The moment I rush into my home or even before that, I have thousand things running through my mind. What has to be cooked at home for dinner? How do I clean the dishes when I’m dead tired? Are the toiletries exhausting in a few days? What groceries do we need to stock before they finish? The list is endless.
No doubt women do get some help from husbands with household chores but, keeping a tab on everything in the house, from coffee powder to toiletries, involves constant attention; a lot of thinking and planning goes into it. There is a ‘household gender gap’ where women who pursue a career have loads of work welcoming them when they reach home. Women work in double shifts; household work counts as their second shift.
Women do the emotional and mental work of maintaining the house and taking care of kids. They are constantly doing intellectual work and process information like researching about teenage challenges, child growth, finding the best paediatricians, etc.
They are worrying if their child is grasping and progressing well in school. They are constantly planning, organising and delegating to ensure that the house is kept spick and span. Getting in touch with the plumber to fix leakages, planning for breakfast, lunch and dinner, deciding who would attend the parents meet, etc. Every kind of planning involves time and efforts.
Globally women are doing work for which they aren’t getting paid. Melinda Gates observed this disparity when she travelled around the world with her husband Bill Gates. She chose to respond and share her views on this disparity. Every year Melinda writes a letter, which outlines their philanthropic priorities. In 2016, she dedicated a part of this letter to the burden of unpaid work that women bear.
She expressed her concern about the household work that women engage in, much of which is naturally thrust on her. Melinda in a letter addressing teenage audience says,
Unless things change, girls will continue to spend many more hours than boys doing unpaid work. She points out that this is the norm because society assumes that household chores are a woman’s responsibility.
It’s quite simple to understand but, no one delves into the issue though everyone notices it. It’s an open secret that no one wants to speak about. When a woman is busy cleaning the house and cooking for the family, consequently she has lesser time at her disposal to do paid work.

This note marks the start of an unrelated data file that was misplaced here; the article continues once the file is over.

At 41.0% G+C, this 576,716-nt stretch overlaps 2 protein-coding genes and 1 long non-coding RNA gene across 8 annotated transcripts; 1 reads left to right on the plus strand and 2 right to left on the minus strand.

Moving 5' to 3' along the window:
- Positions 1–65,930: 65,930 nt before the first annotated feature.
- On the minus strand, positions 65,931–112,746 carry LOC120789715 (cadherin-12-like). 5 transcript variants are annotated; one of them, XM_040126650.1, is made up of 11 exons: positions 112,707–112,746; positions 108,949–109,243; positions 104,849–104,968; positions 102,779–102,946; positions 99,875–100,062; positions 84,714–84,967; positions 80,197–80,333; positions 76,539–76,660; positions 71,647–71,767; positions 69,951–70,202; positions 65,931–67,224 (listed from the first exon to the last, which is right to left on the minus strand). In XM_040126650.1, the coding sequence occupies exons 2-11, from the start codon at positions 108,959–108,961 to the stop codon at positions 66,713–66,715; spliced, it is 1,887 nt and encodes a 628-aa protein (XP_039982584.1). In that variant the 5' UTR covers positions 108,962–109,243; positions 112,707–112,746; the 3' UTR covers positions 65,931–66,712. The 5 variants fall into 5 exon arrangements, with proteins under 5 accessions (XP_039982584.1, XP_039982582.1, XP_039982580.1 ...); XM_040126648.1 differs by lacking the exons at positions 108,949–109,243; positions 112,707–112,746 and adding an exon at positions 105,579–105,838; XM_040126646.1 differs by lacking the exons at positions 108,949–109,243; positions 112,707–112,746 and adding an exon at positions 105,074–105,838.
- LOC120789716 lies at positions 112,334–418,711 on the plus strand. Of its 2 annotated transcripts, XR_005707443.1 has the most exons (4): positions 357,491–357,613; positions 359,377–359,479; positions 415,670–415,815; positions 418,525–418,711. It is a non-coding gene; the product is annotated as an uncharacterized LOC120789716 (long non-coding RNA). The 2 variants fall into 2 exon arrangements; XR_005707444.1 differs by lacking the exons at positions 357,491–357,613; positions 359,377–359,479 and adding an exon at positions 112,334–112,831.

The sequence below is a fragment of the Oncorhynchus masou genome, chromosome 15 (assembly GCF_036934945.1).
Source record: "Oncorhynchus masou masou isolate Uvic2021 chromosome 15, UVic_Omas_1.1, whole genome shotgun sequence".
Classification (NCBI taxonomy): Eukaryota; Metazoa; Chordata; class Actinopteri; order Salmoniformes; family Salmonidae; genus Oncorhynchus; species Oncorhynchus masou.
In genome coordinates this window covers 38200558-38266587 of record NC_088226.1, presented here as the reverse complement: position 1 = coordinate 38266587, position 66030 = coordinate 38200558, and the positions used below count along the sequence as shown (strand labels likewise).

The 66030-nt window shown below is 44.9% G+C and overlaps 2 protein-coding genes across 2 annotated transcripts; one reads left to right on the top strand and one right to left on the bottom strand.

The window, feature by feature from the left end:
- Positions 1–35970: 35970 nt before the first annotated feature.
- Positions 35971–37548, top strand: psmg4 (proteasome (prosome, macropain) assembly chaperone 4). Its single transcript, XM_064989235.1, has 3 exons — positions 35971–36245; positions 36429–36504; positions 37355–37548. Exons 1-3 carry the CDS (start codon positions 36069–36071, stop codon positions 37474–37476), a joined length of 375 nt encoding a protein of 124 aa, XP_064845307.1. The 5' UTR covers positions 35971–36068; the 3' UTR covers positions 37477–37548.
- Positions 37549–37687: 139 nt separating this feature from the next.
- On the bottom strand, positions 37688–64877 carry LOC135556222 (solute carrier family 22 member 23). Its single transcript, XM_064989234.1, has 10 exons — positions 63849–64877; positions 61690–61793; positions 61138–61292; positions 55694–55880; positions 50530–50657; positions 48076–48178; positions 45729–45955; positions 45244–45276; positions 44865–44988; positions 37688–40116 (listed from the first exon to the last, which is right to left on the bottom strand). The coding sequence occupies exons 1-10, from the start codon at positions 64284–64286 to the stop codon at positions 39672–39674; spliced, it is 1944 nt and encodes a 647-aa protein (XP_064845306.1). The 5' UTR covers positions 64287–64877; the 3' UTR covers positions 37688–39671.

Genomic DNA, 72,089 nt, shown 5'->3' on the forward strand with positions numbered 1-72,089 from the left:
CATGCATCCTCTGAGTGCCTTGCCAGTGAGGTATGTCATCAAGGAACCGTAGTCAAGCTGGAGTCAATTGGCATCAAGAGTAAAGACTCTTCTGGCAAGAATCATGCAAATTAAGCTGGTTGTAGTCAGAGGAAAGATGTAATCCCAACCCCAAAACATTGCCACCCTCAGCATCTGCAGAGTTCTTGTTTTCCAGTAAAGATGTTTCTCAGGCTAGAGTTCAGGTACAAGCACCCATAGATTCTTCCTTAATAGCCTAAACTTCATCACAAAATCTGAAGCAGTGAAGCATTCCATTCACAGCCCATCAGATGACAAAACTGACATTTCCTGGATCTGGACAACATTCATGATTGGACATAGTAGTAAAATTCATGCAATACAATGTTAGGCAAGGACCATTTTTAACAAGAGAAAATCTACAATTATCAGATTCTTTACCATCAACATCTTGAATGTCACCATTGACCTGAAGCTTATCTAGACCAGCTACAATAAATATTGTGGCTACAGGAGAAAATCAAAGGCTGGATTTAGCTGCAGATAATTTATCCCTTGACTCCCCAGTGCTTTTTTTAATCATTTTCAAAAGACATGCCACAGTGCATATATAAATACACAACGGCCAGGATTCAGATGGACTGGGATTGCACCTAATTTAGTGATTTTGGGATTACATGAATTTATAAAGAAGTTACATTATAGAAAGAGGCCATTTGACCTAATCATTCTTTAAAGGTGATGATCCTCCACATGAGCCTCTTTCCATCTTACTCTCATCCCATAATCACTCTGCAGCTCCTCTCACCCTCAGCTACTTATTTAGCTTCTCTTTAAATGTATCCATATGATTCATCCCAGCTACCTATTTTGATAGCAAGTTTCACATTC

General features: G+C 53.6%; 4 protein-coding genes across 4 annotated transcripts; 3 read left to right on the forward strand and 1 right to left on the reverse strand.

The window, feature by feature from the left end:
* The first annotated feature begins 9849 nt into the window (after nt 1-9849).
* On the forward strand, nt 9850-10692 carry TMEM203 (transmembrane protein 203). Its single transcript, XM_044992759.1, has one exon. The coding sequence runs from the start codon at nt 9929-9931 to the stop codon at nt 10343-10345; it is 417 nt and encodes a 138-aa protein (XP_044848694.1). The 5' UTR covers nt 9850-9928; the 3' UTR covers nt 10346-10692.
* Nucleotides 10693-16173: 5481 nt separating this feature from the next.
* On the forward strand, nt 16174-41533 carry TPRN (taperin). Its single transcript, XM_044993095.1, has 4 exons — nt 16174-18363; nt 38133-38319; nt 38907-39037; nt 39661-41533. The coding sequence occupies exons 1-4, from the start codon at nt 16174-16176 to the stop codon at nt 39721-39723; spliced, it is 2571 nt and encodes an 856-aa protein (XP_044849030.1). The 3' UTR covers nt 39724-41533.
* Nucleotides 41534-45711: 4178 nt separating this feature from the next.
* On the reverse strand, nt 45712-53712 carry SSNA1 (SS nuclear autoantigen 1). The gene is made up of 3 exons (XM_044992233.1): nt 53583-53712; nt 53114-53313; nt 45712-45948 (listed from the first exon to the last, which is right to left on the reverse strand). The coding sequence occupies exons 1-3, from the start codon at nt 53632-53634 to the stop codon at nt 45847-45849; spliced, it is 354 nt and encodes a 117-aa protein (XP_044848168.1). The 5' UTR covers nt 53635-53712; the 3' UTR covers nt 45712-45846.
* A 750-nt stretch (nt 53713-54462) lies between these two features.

In rich countries, women might involve taking care of laundry and in developing countries, it might be pulling water out of the well or chopping wood. Whichever country you consider, household chores are supposed to be done by women.
In fact, men would be better suited for some chores as they are physically stronger and equipped to do them. If they take it upon them to do these household chores, they will have to give up on their leisure time and activities.
According to the study conducted by OECD and considering other sources, women spend more time doing household chores as compared to men in nearly every country.
Finland is one of the most progressive countries on the gender issue front. But, even Finnish women who sweep, scrub and change diapers spend around 137 minutes daily as compared to men who do it for just 91 minutes. Melinda Gates mentions that around the world women spend more time on unpaid work; on an average 4.5 hours, while men spend less than half that time. In India, the scenario is discouraging; women spend 6 hours, while men spend less than an hour.
This gender gap leads to women getting robbed of their potential. We have to think carefully how can this scenario change? It will, only if we teach our kids gender equal values. But, if children watch their parents and learn that there exists no gender equality amongst their parents, how would it affect them?
If this extra work is shared, the burden on women will be eased. Only then will they feel a bit relieved to return home. It would then be interesting to see what they put their minds into and how they use this time. This is the indifference towards daily efforts of women that even a word of appreciation doesn’t bother for them.
Women’s mind should not be fogged with values that ask them to feel obligated to take up the full onus of household chores. With this gender gap existing in every country, clearly the revolution towards establishing a gender equal society has just been started and we have a long way to go.
Crafted with brevity for select stories to make certain you see what others don't; sent every Friday
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